“Perfomance’s only life is in the present. Performance cannot be saved, recorded, documented, or otherwise participate in the circulation of the representations of representations”
Peggy Phelan, Unmarked: the Politics of Performance
So what of PRACTISE ARCHITECTURE: rehearse here, perform everywhere, a site–specific piece commissioned as part of the Performing Architecture Late at Tate which took place on the 1 February? Time–bound and ephemeral, it certainly was. What was developed over a period of several months through an explorative series of iterative occupations of the rapidly changing Tate Britain building came to pass within the span of a single evening. A liminal interlude when during which ‘architectural time’ gathered pace.
Ephemeral at its core, then, but durational in its instructional reach, PRACTISE ARCHITECTURE envisaged the night as a beginner’s guide to Performance Architecture. It turned the Duveen Galleries into a rehearsal space where aspiring performance architects could discover ways in which a building can be performed. Architectural elements dotted around the Duveen Galleries were co–opted as teaching aids: a limestone wall, a grey door hoarding, a sonorous poché service cupboard, a stanchion, and a gallery bench. Each element was speculatively performed by the artists until it yielded an instruction – an invitation to perform the space differently which if carried out would reveal something new about the Duveen Galleries:
Knock a musical score to accompany this space
Exercise Free Will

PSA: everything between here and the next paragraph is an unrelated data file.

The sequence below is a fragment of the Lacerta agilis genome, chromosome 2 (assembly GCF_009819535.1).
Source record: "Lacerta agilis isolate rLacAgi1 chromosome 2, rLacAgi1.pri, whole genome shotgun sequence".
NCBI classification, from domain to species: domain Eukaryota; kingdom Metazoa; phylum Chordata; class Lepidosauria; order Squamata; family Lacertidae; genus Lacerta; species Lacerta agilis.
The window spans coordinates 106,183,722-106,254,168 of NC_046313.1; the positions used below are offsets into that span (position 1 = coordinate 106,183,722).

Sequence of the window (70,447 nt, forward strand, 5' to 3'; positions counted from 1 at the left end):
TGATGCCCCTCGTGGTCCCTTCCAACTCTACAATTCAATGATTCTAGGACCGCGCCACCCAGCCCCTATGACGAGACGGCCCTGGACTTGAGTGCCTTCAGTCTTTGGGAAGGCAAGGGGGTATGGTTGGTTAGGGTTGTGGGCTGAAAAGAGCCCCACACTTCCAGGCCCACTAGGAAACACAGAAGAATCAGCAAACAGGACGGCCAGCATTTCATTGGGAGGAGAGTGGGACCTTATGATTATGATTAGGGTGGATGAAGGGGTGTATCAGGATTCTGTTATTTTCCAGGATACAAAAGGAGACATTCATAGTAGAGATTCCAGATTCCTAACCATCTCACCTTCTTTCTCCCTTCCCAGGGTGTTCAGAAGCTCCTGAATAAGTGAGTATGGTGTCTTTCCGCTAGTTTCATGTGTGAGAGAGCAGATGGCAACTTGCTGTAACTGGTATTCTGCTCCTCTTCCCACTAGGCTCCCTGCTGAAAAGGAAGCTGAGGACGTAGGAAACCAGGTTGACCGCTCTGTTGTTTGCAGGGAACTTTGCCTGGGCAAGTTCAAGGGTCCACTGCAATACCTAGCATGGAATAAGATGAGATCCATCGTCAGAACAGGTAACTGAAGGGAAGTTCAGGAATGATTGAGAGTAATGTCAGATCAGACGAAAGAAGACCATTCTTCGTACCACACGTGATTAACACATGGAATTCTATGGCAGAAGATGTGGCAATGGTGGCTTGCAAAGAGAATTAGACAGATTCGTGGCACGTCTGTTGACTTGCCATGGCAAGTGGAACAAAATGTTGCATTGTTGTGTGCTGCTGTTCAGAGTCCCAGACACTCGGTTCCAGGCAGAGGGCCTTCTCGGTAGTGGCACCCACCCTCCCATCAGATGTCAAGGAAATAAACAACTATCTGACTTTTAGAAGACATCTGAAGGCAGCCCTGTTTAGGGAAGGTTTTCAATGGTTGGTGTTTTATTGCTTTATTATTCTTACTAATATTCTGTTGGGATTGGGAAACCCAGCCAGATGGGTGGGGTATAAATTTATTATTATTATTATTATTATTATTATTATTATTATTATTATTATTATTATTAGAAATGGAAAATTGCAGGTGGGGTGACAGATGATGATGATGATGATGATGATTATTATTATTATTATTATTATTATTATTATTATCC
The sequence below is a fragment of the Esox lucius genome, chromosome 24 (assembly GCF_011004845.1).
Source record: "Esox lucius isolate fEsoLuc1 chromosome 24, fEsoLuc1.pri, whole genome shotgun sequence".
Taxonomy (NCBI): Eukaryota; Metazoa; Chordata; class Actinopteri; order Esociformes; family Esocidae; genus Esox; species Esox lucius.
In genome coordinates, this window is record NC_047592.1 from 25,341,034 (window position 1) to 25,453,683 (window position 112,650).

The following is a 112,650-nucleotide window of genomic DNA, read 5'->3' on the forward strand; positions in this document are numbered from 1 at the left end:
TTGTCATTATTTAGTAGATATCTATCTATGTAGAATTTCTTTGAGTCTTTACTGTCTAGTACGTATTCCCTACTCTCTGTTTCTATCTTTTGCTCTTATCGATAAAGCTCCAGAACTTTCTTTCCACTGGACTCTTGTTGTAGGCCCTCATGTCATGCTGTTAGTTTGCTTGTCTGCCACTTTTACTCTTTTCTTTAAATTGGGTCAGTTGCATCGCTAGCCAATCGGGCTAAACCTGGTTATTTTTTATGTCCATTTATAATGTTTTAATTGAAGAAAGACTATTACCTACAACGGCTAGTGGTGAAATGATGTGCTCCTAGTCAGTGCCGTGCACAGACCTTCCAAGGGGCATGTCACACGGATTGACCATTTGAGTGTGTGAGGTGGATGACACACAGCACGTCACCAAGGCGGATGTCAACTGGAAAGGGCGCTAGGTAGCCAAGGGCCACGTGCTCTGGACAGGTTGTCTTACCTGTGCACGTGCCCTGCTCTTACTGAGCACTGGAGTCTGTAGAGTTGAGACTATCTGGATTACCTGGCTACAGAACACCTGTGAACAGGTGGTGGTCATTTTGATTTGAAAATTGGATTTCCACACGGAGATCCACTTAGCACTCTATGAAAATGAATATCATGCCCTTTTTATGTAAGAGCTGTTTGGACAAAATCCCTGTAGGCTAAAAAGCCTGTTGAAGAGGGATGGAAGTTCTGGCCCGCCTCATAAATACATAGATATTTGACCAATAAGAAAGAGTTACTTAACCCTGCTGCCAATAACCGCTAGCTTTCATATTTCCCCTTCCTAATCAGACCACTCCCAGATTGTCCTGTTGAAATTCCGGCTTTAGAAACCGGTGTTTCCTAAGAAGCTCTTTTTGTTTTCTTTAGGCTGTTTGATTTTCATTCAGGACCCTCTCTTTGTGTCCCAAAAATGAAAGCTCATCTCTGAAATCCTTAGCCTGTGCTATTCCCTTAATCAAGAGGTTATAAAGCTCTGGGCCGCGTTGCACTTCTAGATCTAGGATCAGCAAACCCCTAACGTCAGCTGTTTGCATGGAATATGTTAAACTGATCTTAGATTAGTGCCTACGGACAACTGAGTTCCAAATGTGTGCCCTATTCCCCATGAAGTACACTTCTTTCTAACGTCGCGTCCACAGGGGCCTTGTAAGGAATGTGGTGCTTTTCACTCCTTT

Make more comfortable for the next person
The Wall piece in particular, had built up into a series of 42 sequential invitations that yielded a new perception of the Duveen Galleries’ pictorial space – a performative illusion so to speak.
Touch this Wall… Look only at this joint and move left… Don’t stop touching the wall…
Over the course of the evening, the Wall piece was performed again and again. It was performed by individuals, friends, and revellers holding hands. It was performed in contemplative silence, and amidst merrily heated debate. Every time, it shifted, ever so slightly, the way in which each of the performers understands the potential of a wall (be it in a gallery or in one’s own living room).
Architecture and the body are inextricably linked. Embodied performance crystallises the potential of architecture as a form of critique. The Wall instruction –
Along your path notice: marks… patching… stress… light changing… gaps
– speaks of the manner in which architecture implicitly “scores” the way in which we behave in an urban world. It speaks of ways in which we can begin to subvert these cues.
The following afternoon, I found myself in the The Tanks at Tate Modern watching a wonderful performance by Carlos Motta and Matthias Sperling: The Movers. At the end, one of the performers made their way to the doors and, cue, opened every one of them. The audience did not to leave.